But the deeper reason is that there’s really no such thing as a natural resource. All resources are artificial. They are a product of technology. And economic growth is ultimately driven, not by material resources, but by ideas.
~ Jason Crawford from https://longnow.org/ideas/02022/10/07/can-economic-growth-continue-over-the-long-term/
A few years ago my thinking shifted. I used to think of something, simply by its existence, as being a “natural resource.” More recently I’ve begun to pay attention to which, and how much, technology has to be added for something to be a resource. Anything in the ground has no special value until someone adds the mining or drilling, the refinement, distribution and so on. That makes it clearer how to evaluate the trade-offs.
It becomes easier to visualize, and realize, that the constraints are not the amount of the natural resource (the raw stuff) but rather that the limits are all the expense, destruction, energy, transformation, and ideas that have to go into making that raw stuff usable. And sometimes, it’s just not the right trade-off to make a something into something useable.
HomeNet could be (and has been) interpreted as an indictment of the internet, or screens, or modern communications technology in general. In truth, it illustrates a much simpler truth about love and happiness: Technology that crowds out our real-life interaction with others will lower our well-being and thus must be managed with great care in our lives. In order to reap their full benefits, we should use digital tools in ways that enhance our relationships.
~ Arthur C. Brooks from, https://www.theatlantic.com/family/archive/2022/09/technology-happiness-communication-relationships/671586/
I’m reminded of some comments by Rafe Kelley.
If junk food is flavor divorced from nutrition, then pornography is sexuality divorced from the context of relationships. Video games are thrill divorced from physicality. And so you take these boys who have this inherent aggression and you let them play Fortnite, and they can play all day without any self-regulation from having the physical demands of actual rough and tumble play. The problem is that it so easily out-competes the actual thing that we need, which is the real physical play.
~ Rafe Kelley from a video short from an Instagram post, so I’ll just link you to his Evolve. Move. Play. project.
Brooks and Kelley are talking about different technologies, but I think they’re both pointing toward the “divorce” being the actual issue. The arrival in the living room (mentioned by Brooks) divorced [I’ll say] the mental stimulation from the other people in the house.
There is a part of you that will *become* your job/profession.
~ Toby Nagle from, https://principlesandinterest.wordpress.com/2017/07/06/20-years-in/
That’s number 7 from his 10-point listicle.
Also: I’ve taken to using the word “listicle” only when I mean it as a compliment. Versus, my perception that everyone else means it as derogatory. I think that being able to organize one’s writing into a coherent, ordered list of things all of which are on roughly equal footing, shows a significant level of comprehension and integration. Most short writings which have a numbered list of points are crappy click-bait, and people rightly derogate them. This is not that, so there. (English is a mess, but ain’t finger-painting fun?i)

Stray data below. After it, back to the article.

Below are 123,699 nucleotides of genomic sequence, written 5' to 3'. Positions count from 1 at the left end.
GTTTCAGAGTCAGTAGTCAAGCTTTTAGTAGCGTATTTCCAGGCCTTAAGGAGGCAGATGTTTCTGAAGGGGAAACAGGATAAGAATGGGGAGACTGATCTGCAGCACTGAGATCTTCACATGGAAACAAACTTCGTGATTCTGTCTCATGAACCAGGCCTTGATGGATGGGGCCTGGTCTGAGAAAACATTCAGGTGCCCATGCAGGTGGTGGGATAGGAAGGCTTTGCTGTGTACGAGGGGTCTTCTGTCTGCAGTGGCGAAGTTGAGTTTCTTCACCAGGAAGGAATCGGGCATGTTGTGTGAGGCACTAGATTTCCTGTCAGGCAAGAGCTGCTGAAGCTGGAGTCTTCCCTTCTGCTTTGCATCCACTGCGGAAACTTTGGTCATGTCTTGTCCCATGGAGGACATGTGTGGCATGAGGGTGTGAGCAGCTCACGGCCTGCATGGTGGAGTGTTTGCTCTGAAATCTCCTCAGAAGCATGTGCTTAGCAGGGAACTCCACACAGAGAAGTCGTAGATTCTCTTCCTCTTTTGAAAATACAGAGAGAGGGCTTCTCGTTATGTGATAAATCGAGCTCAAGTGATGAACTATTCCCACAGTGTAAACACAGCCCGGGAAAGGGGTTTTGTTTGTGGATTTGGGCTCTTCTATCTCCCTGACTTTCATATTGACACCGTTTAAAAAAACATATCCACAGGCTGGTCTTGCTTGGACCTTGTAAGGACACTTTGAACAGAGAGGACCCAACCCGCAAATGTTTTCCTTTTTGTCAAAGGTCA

As for technology, my working definition is: “a tool that radically solves problems.” After all, technology pre-dates scientific knowledge (and mathematics), as does engineering. Indeed, the printing press was once technology, as was writing — as was the wheel. If your technology is not radically solving a problem, perhaps it isn’t technology. Perhaps it is simply software, or simply a business on the internet. Food for thought.
~ Kanyi Maqubela from, https://www.collaborativefund.com/blog/what-is-technology/
I don’t recall having actually wondered what, specifically, constitutes technology. Upon reading this, I thought about it…
Let’s see, what is a screw driver? Well, that’s obviously a tool. It drives screws. Is a screw an example of a technology? …yeah, I suppose so. And what, really, is a screw? It’s an application of the concept of an inclined plane. So I came up with: A tool is a thing which operates some technology—it facilitates me applying the technology to some situation. And the technology is the application of some knowledge. Printing presses and pencils are tools; they facilitate the technology of writing. It’s interesting to note that each tool is itself composed of multiple technologies. All of which gives humanity a woven, layered-up, system of technology, tools, technology, tools.
Food for thought, indeed.
What follows is an attempt to consider some of the aspects and implications of techno-optimism. It is an attitude that has become somewhat taken for granted, which is precisely why it is important to consider what it is and how it functions.
~ “Z.M.L” from, https://librarianshipwreck.wordpress.com/2021/06/10/theses-on-techno-optimism/
This is an interesting thesis. I generally don’t like creating new labels for things. But “techno-optimism” just weaseled into my vocabulary.